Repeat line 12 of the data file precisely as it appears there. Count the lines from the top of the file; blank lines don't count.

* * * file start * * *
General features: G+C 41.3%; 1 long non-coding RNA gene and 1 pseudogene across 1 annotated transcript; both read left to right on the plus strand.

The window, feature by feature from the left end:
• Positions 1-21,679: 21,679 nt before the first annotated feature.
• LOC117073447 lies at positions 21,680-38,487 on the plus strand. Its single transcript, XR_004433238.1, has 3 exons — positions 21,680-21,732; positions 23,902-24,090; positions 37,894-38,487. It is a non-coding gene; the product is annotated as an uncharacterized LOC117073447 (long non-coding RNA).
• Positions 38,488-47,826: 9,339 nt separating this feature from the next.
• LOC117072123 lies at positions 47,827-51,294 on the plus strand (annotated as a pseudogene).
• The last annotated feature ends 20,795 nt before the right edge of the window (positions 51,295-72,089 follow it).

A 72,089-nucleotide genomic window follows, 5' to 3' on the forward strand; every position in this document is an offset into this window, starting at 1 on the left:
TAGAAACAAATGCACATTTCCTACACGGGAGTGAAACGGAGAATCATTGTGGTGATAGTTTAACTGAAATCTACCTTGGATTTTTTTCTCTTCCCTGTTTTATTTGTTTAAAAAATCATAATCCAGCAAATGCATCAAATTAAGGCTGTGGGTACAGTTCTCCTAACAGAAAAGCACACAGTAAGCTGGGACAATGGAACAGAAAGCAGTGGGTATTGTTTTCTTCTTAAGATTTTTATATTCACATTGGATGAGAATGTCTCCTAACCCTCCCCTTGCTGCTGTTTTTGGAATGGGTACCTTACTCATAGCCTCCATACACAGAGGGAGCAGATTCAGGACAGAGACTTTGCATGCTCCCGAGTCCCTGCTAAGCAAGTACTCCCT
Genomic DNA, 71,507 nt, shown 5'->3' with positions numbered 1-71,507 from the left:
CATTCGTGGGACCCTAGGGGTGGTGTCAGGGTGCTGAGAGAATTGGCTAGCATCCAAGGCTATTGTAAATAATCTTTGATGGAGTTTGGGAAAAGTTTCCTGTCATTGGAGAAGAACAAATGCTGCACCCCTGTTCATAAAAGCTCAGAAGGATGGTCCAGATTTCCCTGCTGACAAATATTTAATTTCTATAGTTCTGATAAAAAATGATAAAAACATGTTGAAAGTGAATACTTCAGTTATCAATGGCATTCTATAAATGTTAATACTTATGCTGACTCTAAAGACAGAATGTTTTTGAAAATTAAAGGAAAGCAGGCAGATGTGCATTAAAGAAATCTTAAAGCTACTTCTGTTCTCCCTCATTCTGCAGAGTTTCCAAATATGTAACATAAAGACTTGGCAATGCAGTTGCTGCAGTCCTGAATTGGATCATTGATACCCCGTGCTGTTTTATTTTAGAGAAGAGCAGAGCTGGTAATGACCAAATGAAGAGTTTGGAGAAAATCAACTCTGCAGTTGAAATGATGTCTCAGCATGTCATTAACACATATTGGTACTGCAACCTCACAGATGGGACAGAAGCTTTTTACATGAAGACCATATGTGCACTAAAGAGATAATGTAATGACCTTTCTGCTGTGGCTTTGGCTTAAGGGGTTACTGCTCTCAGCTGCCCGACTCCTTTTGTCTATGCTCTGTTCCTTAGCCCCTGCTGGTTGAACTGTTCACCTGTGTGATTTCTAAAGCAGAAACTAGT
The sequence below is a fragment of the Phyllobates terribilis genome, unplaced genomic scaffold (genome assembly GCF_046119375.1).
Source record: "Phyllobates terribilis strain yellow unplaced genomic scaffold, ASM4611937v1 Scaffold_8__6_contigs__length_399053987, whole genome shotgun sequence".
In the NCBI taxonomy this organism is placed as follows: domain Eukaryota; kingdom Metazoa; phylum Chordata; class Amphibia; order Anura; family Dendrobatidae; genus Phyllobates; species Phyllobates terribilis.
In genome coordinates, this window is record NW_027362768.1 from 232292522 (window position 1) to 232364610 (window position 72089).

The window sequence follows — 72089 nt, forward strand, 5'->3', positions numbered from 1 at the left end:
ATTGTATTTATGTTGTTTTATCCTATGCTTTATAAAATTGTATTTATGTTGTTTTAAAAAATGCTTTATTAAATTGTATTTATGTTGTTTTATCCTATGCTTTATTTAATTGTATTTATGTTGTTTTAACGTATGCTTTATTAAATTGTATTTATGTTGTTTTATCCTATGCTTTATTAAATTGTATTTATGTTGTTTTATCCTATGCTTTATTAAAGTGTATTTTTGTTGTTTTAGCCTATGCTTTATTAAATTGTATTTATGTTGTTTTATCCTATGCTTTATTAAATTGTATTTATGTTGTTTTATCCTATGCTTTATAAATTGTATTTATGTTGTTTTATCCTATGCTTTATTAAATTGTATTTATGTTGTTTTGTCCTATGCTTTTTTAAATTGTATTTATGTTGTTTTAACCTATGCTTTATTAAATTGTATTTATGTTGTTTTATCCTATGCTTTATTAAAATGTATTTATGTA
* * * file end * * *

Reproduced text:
The sequence below is a fragment of the Phyllobates terribilis genome, unplaced genomic scaffold (genome assembly GCF_046119375.1).